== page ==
June 1, 2006 4:00 AM PDT
Newspapers woo bloggers with mixed results
"All of us learn to write in the second grade," Knight said while the coach at Indiana University, according to a 1983 story in the Washington Post. "Most of us go on to greater things."
Blogs written by so-called citizen journalists are increasingly challenging newspapers for readers. According to a recent study by Forrester Research, blogs and newspaper Web sites now have the same audience share--about 17 percent--among Internet users between the ages of 18 and 24.
"Newspapers still have a larger overall audience," says Charlene Li, a Forrester analyst. "But blogs are catching up quickly."
Initially caught off guard by blogs, newspapers and old-guard news agencies are now racing to present their own. So far, the results have been mixed. While papers such as the Austin (Texas) American-Statesman are using blogs to give readers a news voice they never had before, other papers like the Washington Post are struggling with everything from charges of plagiarism in their blogs to being labeled with the word every editor dreads--boring.
Last week, the Associated Press, the century-old news agency, signed a cross-marketing deal with Technorati, a search-engine for blog postings. Technorati agreed to scan for blogs that include links to AP stories. The search engine will then create a Web page where it will display the blogs in addition to original AP stories.
The deal follows similar agreements between Technorati and Washington Post Co., owner of the Washington Post and Newsweek magazine.
Also in recent weeks, the Arizona Republic, Des Moines Register and San Jose Mercury News were among a group of publishers that signed up for BlogBurst, a blog syndication service. Under the terms of the agreement, newspapers can publish any of the more than 1,500 blogs featured by the service.
The Austin (Texas) American-Statesman rounds out the newspaper's travel coverage with one of BlogBurst's travel blogs. Jim Debth, who manages the Statesman's Web site, said connecting with a paper's readers now means including their voice. Besides BlogBurst, which is operated by Austin-based Pluck, The American-Statesman also offers tools on its Web site that enable readers to create their own blogs, which can then be posted on the paper's Web site.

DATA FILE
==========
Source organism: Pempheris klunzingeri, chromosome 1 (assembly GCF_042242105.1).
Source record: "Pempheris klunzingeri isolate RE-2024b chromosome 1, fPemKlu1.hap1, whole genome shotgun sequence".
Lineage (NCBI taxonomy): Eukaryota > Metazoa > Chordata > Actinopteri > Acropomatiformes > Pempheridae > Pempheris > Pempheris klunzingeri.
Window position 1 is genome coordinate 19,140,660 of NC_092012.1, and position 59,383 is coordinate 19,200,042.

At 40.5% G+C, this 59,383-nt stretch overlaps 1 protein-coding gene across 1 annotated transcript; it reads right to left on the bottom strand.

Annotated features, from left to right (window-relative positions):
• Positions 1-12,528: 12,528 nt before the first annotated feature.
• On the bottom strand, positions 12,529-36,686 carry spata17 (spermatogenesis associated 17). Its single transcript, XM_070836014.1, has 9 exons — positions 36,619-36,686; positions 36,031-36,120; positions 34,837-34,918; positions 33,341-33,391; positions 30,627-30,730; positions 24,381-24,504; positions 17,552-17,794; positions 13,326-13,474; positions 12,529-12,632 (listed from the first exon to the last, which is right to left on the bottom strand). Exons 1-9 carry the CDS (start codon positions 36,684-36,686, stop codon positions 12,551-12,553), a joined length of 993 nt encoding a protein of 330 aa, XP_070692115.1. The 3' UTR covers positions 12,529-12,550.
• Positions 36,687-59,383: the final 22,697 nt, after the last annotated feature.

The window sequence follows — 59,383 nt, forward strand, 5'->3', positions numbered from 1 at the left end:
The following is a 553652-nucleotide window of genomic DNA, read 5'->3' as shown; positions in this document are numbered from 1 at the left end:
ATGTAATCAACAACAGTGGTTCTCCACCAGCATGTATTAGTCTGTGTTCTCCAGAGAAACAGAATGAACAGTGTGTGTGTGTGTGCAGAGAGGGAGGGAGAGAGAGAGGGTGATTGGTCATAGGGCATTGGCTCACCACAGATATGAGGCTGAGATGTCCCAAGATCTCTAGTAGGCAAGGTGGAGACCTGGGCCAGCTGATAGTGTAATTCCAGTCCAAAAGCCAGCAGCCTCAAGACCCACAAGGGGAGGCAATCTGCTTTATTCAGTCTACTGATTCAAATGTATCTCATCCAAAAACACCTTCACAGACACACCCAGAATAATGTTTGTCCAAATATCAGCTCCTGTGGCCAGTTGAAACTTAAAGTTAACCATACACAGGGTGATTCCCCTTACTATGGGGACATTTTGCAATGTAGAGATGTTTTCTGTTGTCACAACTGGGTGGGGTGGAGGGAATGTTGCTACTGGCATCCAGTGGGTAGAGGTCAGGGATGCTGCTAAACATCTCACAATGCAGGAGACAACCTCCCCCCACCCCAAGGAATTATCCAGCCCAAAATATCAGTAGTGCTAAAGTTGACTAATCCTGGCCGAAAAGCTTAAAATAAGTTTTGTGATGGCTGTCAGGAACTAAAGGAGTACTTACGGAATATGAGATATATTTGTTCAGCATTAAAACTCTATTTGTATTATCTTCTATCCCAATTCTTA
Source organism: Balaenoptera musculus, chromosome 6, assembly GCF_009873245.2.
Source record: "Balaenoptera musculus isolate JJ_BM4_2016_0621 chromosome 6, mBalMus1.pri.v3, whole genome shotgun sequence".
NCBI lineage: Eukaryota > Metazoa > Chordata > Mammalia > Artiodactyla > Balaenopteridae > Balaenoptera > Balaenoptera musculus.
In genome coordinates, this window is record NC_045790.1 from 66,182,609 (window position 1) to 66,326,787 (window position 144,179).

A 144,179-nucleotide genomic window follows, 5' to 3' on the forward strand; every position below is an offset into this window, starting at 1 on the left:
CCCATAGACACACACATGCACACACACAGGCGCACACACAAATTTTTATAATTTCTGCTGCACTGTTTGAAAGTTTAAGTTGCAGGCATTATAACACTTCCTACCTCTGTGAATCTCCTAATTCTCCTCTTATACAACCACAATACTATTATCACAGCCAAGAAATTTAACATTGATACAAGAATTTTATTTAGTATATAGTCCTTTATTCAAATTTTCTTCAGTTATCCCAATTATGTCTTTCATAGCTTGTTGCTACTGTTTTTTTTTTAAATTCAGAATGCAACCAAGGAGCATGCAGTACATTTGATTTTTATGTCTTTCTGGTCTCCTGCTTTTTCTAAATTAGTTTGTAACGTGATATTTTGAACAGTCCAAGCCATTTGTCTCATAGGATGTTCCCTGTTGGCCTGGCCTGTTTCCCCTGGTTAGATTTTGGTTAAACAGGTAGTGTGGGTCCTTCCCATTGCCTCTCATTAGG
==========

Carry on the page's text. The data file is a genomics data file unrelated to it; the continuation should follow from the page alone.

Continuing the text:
Since starting the latter service last September, the newspaper has seen readers create 875 blogs, which are recording about 2,500 page views a day, according to Debth. He acknowledges that the blogs have yet to attract huge audiences, but the point is to offer readers a chance to connect with likeminded folks.
"The idea behind this is to create more of a community," Debth said. "You create community and you'll increase traffic and loyalty."
Ethical stumbles, journalistic detritus
Publishing content produced by nonprofessionals comes after scores of newspapers asked their own editorial staffs to write blogs. At many publications, the results were mixed. In March, the Washington Post was heavily criticized for hiring Ben Domenech, a former Bush administration aide, to write a blog for Washingtonpost.com without doing more to check his writing credentials.
Three days after hiring Domenech, the 24-year-old resigned amid charges that he plagiarized material he had written for other publications. Domenech denied that he knowingly committed plagiarism, the Post reported.
The Los Angeles Times, meanwhile, announced recently that it was discontinuing the column and Internet blog of Michael Hiltzik, a Pulitzer Prize-winning reporter, because he posted comments on his blog and other online sites under assumed names. The newspaper said that while Hiltzik did not commit any ethical violations or print any inaccuracies, he violated the Times' policy of writing under pseudonyms.
Another hurdle for newspapers is making sure that their blogs don't bore readers, said Patrick Williams, managing editor of the Dallas Observer, a weekly publication. He says that too often newspaper blogs are filled with leftovers from stories too long to fit in the paper that day.
"They're filled with all the news not fit for print," Williams wrote. "They're a place where writers go when reporting is just too hard. Let us pray...that blogs can go back to what they should be: teenagers and college students talking about sex and music."
Despite his distaste for news blogs, Williams says he values news and he believes that news stories are what drive the need for blogs and not the other way around.
"If I were the king of journalism, I'd force newspapers to stop publishing for a month," Williams said. "Then let's see what would happen to blogs. Facts have to be the basis of opinion at some point. And if a blogger is collecting facts, then at what point does the publication cease being a blog and become an Internet news site?"
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